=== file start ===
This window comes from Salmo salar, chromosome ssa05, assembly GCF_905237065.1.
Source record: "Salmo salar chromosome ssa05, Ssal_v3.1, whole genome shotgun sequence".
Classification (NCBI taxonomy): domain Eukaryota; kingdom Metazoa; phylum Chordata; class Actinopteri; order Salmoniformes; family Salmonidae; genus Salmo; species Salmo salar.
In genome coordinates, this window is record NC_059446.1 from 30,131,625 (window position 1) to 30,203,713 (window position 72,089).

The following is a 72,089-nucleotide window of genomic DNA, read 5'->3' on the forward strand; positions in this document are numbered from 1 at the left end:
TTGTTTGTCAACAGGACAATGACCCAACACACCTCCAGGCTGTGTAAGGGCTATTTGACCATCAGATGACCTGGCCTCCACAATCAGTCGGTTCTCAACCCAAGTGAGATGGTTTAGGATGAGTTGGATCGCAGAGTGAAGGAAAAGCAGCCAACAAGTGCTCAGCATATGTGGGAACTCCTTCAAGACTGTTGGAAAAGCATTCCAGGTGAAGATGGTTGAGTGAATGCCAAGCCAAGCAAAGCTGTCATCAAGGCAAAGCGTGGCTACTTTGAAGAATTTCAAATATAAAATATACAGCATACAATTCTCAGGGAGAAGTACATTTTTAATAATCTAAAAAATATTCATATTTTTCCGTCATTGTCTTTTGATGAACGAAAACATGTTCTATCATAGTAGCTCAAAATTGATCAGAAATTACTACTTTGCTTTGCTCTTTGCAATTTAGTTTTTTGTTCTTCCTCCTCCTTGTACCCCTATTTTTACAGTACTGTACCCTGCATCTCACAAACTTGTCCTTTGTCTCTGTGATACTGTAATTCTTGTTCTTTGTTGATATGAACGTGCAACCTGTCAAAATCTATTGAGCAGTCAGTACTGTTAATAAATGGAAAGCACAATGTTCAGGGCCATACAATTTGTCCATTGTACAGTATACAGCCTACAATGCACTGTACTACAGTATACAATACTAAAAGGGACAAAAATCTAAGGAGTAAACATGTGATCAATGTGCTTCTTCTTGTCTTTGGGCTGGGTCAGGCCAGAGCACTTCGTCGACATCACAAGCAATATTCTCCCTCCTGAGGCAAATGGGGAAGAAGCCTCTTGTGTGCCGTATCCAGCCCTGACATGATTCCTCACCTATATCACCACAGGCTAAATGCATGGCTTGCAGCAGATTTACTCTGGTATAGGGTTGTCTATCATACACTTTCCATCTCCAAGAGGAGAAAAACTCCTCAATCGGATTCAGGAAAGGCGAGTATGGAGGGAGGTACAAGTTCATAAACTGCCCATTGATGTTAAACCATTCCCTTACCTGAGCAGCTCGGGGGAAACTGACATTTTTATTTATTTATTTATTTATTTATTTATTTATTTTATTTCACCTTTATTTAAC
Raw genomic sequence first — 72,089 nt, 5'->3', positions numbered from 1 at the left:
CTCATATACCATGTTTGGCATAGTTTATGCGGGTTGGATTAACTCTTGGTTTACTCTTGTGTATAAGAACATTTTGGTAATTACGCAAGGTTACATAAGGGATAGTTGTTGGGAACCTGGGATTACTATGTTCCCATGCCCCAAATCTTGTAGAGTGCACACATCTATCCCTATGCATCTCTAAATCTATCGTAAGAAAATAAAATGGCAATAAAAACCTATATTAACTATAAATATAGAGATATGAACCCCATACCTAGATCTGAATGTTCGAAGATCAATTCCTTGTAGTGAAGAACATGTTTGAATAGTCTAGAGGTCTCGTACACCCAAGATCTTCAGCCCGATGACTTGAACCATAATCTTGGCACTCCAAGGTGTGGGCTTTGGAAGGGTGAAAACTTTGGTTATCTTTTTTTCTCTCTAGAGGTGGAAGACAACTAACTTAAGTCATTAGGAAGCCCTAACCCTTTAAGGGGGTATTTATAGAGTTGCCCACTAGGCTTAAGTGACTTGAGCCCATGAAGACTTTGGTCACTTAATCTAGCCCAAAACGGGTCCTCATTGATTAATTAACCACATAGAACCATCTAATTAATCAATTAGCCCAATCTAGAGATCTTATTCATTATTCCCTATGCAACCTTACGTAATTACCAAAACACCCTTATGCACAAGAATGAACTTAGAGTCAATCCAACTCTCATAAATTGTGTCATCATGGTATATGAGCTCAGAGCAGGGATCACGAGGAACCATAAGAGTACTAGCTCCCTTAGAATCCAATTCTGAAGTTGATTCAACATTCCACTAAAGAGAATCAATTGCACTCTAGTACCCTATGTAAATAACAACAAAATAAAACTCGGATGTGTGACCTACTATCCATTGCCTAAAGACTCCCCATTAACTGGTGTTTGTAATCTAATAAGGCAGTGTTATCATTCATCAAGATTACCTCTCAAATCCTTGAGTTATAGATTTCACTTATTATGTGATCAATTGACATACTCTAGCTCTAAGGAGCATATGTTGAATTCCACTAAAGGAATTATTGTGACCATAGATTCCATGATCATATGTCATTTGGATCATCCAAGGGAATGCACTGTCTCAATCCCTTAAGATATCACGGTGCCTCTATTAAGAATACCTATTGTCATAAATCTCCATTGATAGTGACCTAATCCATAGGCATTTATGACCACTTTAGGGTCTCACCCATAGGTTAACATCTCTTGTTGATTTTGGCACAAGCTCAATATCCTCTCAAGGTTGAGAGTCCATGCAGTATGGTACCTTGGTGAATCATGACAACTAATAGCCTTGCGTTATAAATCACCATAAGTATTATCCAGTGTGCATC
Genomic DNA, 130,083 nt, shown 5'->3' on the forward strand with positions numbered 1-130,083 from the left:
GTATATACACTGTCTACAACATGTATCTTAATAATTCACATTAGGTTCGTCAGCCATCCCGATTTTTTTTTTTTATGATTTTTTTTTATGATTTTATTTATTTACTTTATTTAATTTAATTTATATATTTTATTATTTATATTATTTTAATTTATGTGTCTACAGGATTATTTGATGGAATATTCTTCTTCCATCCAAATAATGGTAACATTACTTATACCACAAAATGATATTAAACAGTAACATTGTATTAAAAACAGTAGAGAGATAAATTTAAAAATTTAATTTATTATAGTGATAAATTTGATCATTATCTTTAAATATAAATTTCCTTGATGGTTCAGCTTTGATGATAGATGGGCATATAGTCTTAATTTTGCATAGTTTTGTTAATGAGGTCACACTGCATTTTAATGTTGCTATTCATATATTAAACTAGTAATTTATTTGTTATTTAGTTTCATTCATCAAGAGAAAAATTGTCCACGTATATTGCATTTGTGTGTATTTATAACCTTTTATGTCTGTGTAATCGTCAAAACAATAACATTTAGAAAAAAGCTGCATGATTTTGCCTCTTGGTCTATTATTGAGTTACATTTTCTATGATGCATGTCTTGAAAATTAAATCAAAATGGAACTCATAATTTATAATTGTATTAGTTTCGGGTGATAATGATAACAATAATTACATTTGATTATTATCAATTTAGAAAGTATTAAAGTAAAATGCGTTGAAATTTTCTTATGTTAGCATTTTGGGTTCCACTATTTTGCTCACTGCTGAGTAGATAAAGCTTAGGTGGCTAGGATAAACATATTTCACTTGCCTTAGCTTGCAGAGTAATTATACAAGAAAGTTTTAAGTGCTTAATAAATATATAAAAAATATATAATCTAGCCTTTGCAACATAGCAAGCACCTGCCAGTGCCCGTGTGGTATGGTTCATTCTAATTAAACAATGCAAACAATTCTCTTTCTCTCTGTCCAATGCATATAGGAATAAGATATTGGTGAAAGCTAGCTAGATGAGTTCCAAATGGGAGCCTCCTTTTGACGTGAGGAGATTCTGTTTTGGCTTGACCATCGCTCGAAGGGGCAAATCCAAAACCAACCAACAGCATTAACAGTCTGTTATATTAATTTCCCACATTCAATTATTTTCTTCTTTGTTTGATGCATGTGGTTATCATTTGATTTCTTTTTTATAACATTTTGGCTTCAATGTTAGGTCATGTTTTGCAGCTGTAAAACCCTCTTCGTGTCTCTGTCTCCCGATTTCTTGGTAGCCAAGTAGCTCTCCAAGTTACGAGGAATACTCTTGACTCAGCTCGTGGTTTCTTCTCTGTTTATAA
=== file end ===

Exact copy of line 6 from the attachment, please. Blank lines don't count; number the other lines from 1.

TTGTTTGTCAACAGGACAATGACCCAACACACCTCCAGGCTGTGTAAGGGCTATTTGACCATCAGATGACCTGGCCTCCACAATCAGTCGGTTCTCAACCCAAGTGAGATGGTTTAGGATGAGTTGGATCGCAGAGTGAAGGAAAAGCAGCCAACAAGTGCTCAGCATATGTGGGAACTCCTTCAAGACTGTTGGAAAAGCATTCCAGGTGAAGATGGTTGAGTGAATGCCAAGCCAAGCAAAGCTGTCATCAAGGCAAAGCGTGGCTACTTTGAAGAATTTCAAATATAAAATATACAGCATACAATTCTCAGGGAGAAGTACATTTTTAATAATCTAAAAAATATTCATATTTTTCCGTCATTGTCTTTTGATGAACGAAAACATGTTCTATCATAGTAGCTCAAAATTGATCAGAAATTACTACTTTGCTTTGCTCTTTGCAATTTAGTTTTTTGTTCTTCCTCCTCCTTGTACCCCTATTTTTACAGTACTGTACCCTGCATCTCACAAACTTGTCCTTTGTCTCTGTGATACTGTAATTCTTGTTCTTTGTTGATATGAACGTGCAACCTGTCAAAATCTATTGAGCAGTCAGTACTGTTAATAAATGGAAAGCACAATGTTCAGGGCCATACAATTTGTCCATTGTACAGTATACAGCCTACAATGCACTGTACTACAGTATACAATACTAAAAGGGACAAAAATCTAAGGAGTAAACATGTGATCAATGTGCTTCTTCTTGTCTTTGGGCTGGGTCAGGCCAGAGCACTTCGTCGACATCACAAGCAATATTCTCCCTCCTGAGGCAAATGGGGAAGAAGCCTCTTGTGTGCCGTATCCAGCCCTGACATGATTCCTCACCTATATCACCACAGGCTAAATGCATGGCTTGCAGCAGATTTACTCTGGTATAGGGTTGTCTATCATACACTTTCCATCTCCAAGAGGAGAAAAACTCCTCAATCGGATTCAGGAAAGGCGAGTATGGAGGGAGGTACAAGTTCATAAACTGCCCATTGATGTTAAACCATTCCCTTACCTGAGCAGCTCGGGGGAAACTGACATTTTTATTTATTTATTTATTTATTTATTTATTTATTTTATTTCACCTTTATTTAAC